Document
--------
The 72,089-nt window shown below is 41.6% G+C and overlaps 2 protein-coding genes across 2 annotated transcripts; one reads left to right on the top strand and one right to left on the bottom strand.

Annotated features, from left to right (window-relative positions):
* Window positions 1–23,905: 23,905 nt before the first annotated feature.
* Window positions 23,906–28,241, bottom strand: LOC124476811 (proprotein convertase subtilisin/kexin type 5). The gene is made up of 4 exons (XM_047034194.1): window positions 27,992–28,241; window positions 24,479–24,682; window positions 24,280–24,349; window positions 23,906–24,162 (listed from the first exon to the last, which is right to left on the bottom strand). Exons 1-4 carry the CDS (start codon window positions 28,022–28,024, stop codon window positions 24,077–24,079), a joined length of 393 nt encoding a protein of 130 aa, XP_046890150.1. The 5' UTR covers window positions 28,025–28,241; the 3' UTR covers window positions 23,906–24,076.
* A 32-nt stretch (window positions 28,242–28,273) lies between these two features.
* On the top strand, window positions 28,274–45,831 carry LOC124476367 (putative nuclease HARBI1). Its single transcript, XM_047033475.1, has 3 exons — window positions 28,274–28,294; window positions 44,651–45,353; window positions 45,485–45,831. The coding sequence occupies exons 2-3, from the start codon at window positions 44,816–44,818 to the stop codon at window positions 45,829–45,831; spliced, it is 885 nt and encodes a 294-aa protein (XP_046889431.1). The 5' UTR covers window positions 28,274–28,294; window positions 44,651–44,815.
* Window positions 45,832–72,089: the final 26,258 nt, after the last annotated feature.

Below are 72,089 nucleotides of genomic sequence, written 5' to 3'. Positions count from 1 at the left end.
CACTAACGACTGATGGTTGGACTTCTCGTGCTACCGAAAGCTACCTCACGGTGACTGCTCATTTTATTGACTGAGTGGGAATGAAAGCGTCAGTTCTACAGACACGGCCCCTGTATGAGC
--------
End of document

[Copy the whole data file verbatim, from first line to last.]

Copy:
The 72,089-nt window shown below is 41.6% G+C and overlaps 2 protein-coding genes across 2 annotated transcripts; one reads left to right on the top strand and one right to left on the bottom strand.

Annotated features, from left to right (window-relative positions):
* Window positions 1–23,905: 23,905 nt before the first annotated feature.
* Window positions 23,906–28,241, bottom strand: LOC124476811 (proprotein convertase subtilisin/kexin type 5). The gene is made up of 4 exons (XM_047034194.1): window positions 27,992–28,241; window positions 24,479–24,682; window positions 24,280–24,349; window positions 23,906–24,162 (listed from the first exon to the last, which is right to left on the bottom strand). Exons 1-4 carry the CDS (start codon window positions 28,022–28,024, stop codon window positions 24,077–24,079), a joined length of 393 nt encoding a protein of 130 aa, XP_046890150.1. The 5' UTR covers window positions 28,025–28,241; the 3' UTR covers window positions 23,906–24,076.
* A 32-nt stretch (window positions 28,242–28,273) lies between these two features.
* On the top strand, window positions 28,274–45,831 carry LOC124476367 (putative nuclease HARBI1). Its single transcript, XM_047033475.1, has 3 exons — window positions 28,274–28,294; window positions 44,651–45,353; window positions 45,485–45,831. The coding sequence occupies exons 2-3, from the start codon at window positions 44,816–44,818 to the stop codon at window positions 45,829–45,831; spliced, it is 885 nt and encodes a 294-aa protein (XP_046889431.1). The 5' UTR covers window positions 28,274–28,294; window positions 44,651–44,815.
* Window positions 45,832–72,089: the final 26,258 nt, after the last annotated feature.

Below are 72,089 nucleotides of genomic sequence, written 5' to 3'. Positions count from 1 at the left end.
CACTAACGACTGATGGTTGGACTTCTCGTGCTACCGAAAGCTACCTCACGGTGACTGCTCATTTTATTGACTGAGTGGGAATGAAAGCGTCAGTTCTACAGACACGGCCCCTGTATGAGC